BIZ BUZZ: Painful goodbye
Pilots, cabin crew and ground staff number among those who cheered the appointment of one of their own, Capt. Stanley Ng, as the officer-in-charge of flag carrier Philippine Airlines (PAL).
But not everyone is happy about the ascension of Ng from senior vice president for airline operations to president and chief operating officer and the replacement of former top executive Gilbert Santa Maria, who steered the airline through the COVID-19 pandemic, easily the worst turbulence to hit the airline’s 81-year history.
Bankers, suppliers and fund managers, for example, have expressed concern over the timing of the change of command considering that the airline had just successfully come out of Chapter 11 proceedings in New York, allowing PAL to continue operations with a lighter debt load and more capital.
They believe that stability is what is badly needed at this time, not another major change at the airlines, especially as mobility restrictions are being eased and more passengers are being allowed to travel here and abroad.
Plus, while Ng, a son-in-law of tycoon Lucio Tan, is also widely considered to have the credentials and background necessary to keep PAL in the skies, what has made other stakeholders jittery is the abrupt nature of Santa Maria’s departure, supposedly brought about by his often brash style of management that rubbed certain people the wrong way.
No surprise then that the professional managers of the other units of the sprawling Lucio Tan group are on edge, as the message they are getting is that they better toe the line and play nice or else their head will be next on the chopping block.
Word is that a few of these top executives are already in the predeparture lounge, so to speak, just waiting for their number to be called. As to who they are, we will know here soon enough. Abangan!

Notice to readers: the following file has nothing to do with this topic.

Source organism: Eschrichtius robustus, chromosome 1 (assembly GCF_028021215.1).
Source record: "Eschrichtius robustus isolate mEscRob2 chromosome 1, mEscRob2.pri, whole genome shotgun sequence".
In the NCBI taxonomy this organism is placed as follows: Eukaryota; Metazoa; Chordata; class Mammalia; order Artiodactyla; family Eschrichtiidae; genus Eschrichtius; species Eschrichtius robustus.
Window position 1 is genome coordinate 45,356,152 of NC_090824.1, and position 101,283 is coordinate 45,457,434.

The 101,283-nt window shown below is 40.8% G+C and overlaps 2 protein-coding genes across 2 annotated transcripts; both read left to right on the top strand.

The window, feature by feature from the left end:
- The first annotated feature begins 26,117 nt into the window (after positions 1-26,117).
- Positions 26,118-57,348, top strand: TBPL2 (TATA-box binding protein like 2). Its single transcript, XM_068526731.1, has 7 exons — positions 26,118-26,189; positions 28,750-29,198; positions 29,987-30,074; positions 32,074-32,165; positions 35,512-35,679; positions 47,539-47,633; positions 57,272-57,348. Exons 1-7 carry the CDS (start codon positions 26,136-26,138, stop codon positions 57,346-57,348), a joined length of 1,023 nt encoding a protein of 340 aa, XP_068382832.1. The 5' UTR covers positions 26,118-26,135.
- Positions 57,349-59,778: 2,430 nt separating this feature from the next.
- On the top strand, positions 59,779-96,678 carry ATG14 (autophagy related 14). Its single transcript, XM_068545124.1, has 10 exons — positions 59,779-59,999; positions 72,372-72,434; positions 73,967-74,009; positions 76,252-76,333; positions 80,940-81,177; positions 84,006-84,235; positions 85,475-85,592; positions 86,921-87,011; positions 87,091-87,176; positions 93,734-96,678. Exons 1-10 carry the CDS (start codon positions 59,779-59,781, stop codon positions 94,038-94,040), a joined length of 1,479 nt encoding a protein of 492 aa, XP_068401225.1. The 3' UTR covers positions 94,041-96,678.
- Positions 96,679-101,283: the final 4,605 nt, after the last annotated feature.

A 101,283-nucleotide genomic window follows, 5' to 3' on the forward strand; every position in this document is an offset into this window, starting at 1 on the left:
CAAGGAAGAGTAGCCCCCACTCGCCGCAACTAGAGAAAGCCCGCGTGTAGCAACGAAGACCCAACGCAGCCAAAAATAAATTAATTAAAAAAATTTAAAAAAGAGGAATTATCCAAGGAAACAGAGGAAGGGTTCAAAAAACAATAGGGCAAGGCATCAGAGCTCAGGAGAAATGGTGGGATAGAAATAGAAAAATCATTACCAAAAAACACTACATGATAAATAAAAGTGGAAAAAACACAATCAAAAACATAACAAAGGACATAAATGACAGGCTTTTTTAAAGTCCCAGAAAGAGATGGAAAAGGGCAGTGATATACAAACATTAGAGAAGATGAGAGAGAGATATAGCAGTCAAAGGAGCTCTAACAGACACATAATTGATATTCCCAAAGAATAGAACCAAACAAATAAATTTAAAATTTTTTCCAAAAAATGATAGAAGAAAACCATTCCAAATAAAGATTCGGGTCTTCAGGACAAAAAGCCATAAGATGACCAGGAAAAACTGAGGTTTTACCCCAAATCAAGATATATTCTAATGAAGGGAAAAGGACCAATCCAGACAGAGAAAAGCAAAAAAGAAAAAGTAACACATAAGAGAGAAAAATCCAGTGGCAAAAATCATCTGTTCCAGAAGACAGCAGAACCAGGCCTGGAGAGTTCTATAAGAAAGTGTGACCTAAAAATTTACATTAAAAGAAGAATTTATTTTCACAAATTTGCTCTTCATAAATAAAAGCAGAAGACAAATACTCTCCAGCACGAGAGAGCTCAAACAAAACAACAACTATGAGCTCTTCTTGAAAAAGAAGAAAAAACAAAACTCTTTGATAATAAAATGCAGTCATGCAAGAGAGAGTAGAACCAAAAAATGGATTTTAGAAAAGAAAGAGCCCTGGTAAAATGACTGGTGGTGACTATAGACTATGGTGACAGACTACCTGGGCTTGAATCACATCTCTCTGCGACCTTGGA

Ending PH coal dependence
Not a few power generation companies in the Philippine were worried after Indonesia earlier banned coal exports due to dangerously low inventory levels for their own local use.
Although that ban has since been eased, it exposed how vulnerable the Philippines is to supply disruptions, given that coal is one of the main sources of power for the country—a situation that could have dire consequences on the economy should such a problem recur.
According to government data, almost 70 percent of the 42.5 million tons of Philippine coal supply in 2020 was imported. Power generated by coal comprises about 60 percent of the country’s power mix, and in 2021 the country sourced 2.3 million tons per month from Indonesia to fuel its power plants, the energy department said.
One company trying to remedy this situation is Energy World Corp. (EWC) which is in the process of having its liquefied natural gas (LNG) facility hooked up to the transmission grid. The plan calls for EWC to piggyback on the existing transmission lines with the government’s support.
Unfortunately for the company, it’s not getting the kind of support it needs and word is that the Department of Energy is lukewarm to the project.
To make matters worse, we hear the project is being opposed by one other power generation firm, Team Energy, which is, incidentally, using coal to generate electricity.
This EWC project has had to hurdle protracted bureaucratic red tape and the cold shoulder from government agencies tasked to ensure stability in the country’s energy mix.
The company is now building its own transmission line and switching station in order to connect the plant to the main grid. Once operational, EWC intends to install a 200 megawatt steam turbine. Similarly, the final stages of development of its LNG facility are on track.
So the question now is … will EWC’s project of generating power with LNG—which has a dramatically lower carbon footprint that coal—finally progress, or will government agencies continue to make like difficult for it? Watch this space, folks.
—Daxim L. Lucas
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